2. Another sample (SHA1: 2b6ee717b77e668670390ff6ec99aa6d65544e43) is an injector again written in Visual Basic, which decrypts the payload from the process "explorer.exe" into which it injects itself.
    3. The last sample (SHA1: 43f6ba0a9e48a579c46e552a875d46b15eeceae2) is a dropper written in C++, and has a similar payload to the others mentioned above.
Payload: A stolen surprise

The common thing about all the Fynloski samples we've seen so far is that they all have the same payload. But it isn't their own payload; they just maliciously use components of a certain remote administration tool (RAT). The author(s) of the tool have posted a license agreement on the tool's website, and only after one accepts it can one gain access to the binaries. Below is a screenshot of the disclaimer:

RAT EULA

Unfortunately, the clause "I promise I will never use this tool as a virus" is abused most of the time, especially since it is not enforced. Keeping such promises isn't in the malware writer's code of ethics, if they even have any, but nonetheless the last statement of the disclaimer is the author's attempt to avoid prosecution by law enforcement. However, we give juries more credit than that and think they will see through such an attempt.  

As for the malware payload, it hasn't changed that much over time (the earliest samples we have are from 2009, and they have had pretty much the same payload since then), but the authors have steadily added new features and fixed bugs. The backdoor has the usual standard traits. It gains access to almost all of the resources and information on the affected computer, monitors keystrokes, steals passwords, downloads and runs files, uploads files, and disables security attributes. But it's also worth mentioning that it even has some features that look like they've been taken straight out of the movie "Hackers":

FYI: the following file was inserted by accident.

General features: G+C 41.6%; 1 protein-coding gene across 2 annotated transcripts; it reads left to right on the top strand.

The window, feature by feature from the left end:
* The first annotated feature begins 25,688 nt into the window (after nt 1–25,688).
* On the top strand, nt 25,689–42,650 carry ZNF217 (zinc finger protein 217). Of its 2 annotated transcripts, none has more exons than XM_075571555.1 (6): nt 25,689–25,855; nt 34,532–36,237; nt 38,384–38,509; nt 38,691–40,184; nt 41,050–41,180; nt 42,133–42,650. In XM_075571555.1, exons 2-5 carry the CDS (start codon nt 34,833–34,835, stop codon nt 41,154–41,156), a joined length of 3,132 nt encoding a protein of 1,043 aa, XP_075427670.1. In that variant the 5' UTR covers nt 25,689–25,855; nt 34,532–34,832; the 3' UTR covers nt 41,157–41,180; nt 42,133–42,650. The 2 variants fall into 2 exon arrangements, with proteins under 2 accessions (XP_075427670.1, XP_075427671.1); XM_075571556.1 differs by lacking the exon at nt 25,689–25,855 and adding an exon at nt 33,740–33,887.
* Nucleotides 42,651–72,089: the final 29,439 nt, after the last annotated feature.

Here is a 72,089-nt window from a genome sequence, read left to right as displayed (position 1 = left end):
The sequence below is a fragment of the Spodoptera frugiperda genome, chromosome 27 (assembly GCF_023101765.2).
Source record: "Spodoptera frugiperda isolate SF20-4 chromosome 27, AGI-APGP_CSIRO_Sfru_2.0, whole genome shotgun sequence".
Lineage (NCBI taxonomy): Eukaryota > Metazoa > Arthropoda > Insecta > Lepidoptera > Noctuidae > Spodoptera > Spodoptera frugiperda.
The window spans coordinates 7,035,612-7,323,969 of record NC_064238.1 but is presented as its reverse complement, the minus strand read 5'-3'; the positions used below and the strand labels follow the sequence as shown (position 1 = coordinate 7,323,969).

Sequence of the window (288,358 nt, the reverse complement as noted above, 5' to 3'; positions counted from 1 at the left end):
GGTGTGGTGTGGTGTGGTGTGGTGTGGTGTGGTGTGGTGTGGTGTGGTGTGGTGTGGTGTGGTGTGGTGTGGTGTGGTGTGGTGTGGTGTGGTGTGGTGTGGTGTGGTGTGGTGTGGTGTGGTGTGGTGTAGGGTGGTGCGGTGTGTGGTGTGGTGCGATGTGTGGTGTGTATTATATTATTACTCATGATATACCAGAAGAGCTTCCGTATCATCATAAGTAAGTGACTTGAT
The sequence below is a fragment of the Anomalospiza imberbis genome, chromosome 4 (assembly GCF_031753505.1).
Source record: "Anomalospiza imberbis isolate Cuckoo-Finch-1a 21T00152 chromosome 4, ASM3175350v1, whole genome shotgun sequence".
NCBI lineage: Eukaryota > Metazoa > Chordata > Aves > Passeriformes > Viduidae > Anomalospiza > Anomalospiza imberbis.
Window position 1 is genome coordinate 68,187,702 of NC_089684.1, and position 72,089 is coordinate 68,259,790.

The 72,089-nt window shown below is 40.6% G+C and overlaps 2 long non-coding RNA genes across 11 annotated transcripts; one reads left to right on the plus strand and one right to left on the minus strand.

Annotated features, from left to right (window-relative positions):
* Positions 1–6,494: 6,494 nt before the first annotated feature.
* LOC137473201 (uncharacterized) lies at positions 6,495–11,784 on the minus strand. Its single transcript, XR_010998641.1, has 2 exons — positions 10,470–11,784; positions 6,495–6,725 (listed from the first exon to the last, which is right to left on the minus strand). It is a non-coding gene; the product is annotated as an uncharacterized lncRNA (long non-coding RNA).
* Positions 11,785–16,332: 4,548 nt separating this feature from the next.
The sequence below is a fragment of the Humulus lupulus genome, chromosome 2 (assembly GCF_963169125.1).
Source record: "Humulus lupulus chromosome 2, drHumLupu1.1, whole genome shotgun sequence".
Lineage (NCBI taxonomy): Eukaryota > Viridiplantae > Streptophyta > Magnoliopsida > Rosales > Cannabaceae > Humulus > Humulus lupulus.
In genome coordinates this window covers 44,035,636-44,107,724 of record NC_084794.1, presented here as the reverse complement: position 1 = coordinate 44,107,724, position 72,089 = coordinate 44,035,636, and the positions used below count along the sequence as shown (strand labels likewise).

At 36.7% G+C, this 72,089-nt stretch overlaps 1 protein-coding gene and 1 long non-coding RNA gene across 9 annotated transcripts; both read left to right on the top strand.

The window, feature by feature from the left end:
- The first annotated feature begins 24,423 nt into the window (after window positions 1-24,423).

• Capture video from the webcam
  • Record sound produced by the computer
  • Type text on the screen
  • Control the clipboard
  • Control the mouse, including the clicks
  • Hide the operating system's default screens and windows
  • Set a custom background
  • Display a message box
  • Open and close the CD-ROM drive door

By all the powers combined, we get a backdoor variant that can do almost everything that we see in the movies: change your desktop to, let's say, skulls, hide everything from the desktop, type some messianic text on your screen, record sounds and even play with your CD-ROM drive door. Seems like something out of a movie script with hackers or script kiddies, doesn't it? These kinds of features are presented, among others, in the tool's website under the heading "Fun functions".

Let's also take a look at one more backdoor sample (SHA1: 356ae1c3a710dc5e392b7a3fe1a2eea6de6df086), which is actually an older installer we first received in August 2010. It's written in Delphi, has a user interface, and installs the application with this EULA, which is pretty straight-forward and taken directly from the tool's EULA:

RAT EULA

Basically, this is a full blown backdoor waiting to be used and all that it needs is a way of getting on the user's system. To achieve this, malware authors use multiple methods of tricking the user and security solutions, by employing some well-known mechanisms, as we have seen.

The malware discussed above shows how complex malicious software can get and the lengths that bad guys go through in the battle between them and providers of security solutions. Even some tools that don't set out to be used "as a virus" can be employed, however inadvertently, by malware authors. But no matter how much malware tries to avoid detection by legitimate antivirus software, it will still be effectively countered by resilient and proper security solutions such as Microsoft Security Essentials and the Microsoft Security Scanner. Backdoor:Win32/Fynloski.A is a perfect example of this.

Daniel Chipiristeanu - MMPC Munich